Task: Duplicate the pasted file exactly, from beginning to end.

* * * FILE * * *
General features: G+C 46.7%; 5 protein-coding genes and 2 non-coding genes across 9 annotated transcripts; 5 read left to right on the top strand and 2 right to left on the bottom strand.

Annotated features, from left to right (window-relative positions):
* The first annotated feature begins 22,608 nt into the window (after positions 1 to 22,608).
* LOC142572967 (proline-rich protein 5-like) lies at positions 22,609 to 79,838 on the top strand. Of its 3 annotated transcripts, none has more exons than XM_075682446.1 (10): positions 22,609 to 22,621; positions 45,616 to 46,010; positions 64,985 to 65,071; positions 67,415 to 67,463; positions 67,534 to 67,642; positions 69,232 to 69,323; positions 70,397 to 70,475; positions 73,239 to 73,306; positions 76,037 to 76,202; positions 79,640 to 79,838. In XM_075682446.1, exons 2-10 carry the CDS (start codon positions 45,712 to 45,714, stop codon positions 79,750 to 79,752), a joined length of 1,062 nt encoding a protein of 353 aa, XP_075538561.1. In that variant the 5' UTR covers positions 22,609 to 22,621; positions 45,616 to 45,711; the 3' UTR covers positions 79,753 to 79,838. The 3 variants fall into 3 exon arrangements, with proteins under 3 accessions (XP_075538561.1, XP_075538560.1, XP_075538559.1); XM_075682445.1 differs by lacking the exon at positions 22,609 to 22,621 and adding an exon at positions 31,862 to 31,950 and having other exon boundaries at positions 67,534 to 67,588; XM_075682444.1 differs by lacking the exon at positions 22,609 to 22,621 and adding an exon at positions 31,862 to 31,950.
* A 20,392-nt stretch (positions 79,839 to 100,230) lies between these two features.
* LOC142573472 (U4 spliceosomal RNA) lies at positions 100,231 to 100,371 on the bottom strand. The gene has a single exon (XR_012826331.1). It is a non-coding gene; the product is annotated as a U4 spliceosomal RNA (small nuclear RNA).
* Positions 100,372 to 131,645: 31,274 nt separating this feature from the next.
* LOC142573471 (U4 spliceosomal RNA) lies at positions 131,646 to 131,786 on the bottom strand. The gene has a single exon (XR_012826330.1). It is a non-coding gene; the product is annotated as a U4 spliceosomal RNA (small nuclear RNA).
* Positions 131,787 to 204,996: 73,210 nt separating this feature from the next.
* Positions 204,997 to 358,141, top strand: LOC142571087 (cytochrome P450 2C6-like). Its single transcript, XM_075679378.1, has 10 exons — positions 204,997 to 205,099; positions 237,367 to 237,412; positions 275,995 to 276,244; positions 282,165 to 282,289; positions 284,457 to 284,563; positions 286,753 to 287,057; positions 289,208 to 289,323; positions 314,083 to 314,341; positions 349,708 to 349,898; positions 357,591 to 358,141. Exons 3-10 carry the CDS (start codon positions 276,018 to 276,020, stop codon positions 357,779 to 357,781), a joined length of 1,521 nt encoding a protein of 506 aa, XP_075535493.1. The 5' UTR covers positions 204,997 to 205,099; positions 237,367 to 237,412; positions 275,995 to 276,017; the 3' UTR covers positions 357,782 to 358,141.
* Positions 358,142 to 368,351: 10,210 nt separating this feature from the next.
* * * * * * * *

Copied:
General features: G+C 46.7%; 5 protein-coding genes and 2 non-coding genes across 9 annotated transcripts; 5 read left to right on the top strand and 2 right to left on the bottom strand.

Annotated features, from left to right (window-relative positions):
* The first annotated feature begins 22,608 nt into the window (after positions 1 to 22,608).
* LOC142572967 (proline-rich protein 5-like) lies at positions 22,609 to 79,838 on the top strand. Of its 3 annotated transcripts, none has more exons than XM_075682446.1 (10): positions 22,609 to 22,621; positions 45,616 to 46,010; positions 64,985 to 65,071; positions 67,415 to 67,463; positions 67,534 to 67,642; positions 69,232 to 69,323; positions 70,397 to 70,475; positions 73,239 to 73,306; positions 76,037 to 76,202; positions 79,640 to 79,838. In XM_075682446.1, exons 2-10 carry the CDS (start codon positions 45,712 to 45,714, stop codon positions 79,750 to 79,752), a joined length of 1,062 nt encoding a protein of 353 aa, XP_075538561.1. In that variant the 5' UTR covers positions 22,609 to 22,621; positions 45,616 to 45,711; the 3' UTR covers positions 79,753 to 79,838. The 3 variants fall into 3 exon arrangements, with proteins under 3 accessions (XP_075538561.1, XP_075538560.1, XP_075538559.1); XM_075682445.1 differs by lacking the exon at positions 22,609 to 22,621 and adding an exon at positions 31,862 to 31,950 and having other exon boundaries at positions 67,534 to 67,588; XM_075682444.1 differs by lacking the exon at positions 22,609 to 22,621 and adding an exon at positions 31,862 to 31,950.
* A 20,392-nt stretch (positions 79,839 to 100,230) lies between these two features.
* LOC142573472 (U4 spliceosomal RNA) lies at positions 100,231 to 100,371 on the bottom strand. The gene has a single exon (XR_012826331.1). It is a non-coding gene; the product is annotated as a U4 spliceosomal RNA (small nuclear RNA).
* Positions 100,372 to 131,645: 31,274 nt separating this feature from the next.
* LOC142573471 (U4 spliceosomal RNA) lies at positions 131,646 to 131,786 on the bottom strand. The gene has a single exon (XR_012826330.1). It is a non-coding gene; the product is annotated as a U4 spliceosomal RNA (small nuclear RNA).
* Positions 131,787 to 204,996: 73,210 nt separating this feature from the next.
* Positions 204,997 to 358,141, top strand: LOC142571087 (cytochrome P450 2C6-like). Its single transcript, XM_075679378.1, has 10 exons — positions 204,997 to 205,099; positions 237,367 to 237,412; positions 275,995 to 276,244; positions 282,165 to 282,289; positions 284,457 to 284,563; positions 286,753 to 287,057; positions 289,208 to 289,323; positions 314,083 to 314,341; positions 349,708 to 349,898; positions 357,591 to 358,141. Exons 3-10 carry the CDS (start codon positions 276,018 to 276,020, stop codon positions 357,779 to 357,781), a joined length of 1,521 nt encoding a protein of 506 aa, XP_075535493.1. The 5' UTR covers positions 204,997 to 205,099; positions 237,367 to 237,412; positions 275,995 to 276,017; the 3' UTR covers positions 357,782 to 358,141.
* Positions 358,142 to 368,351: 10,210 nt separating this feature from the next.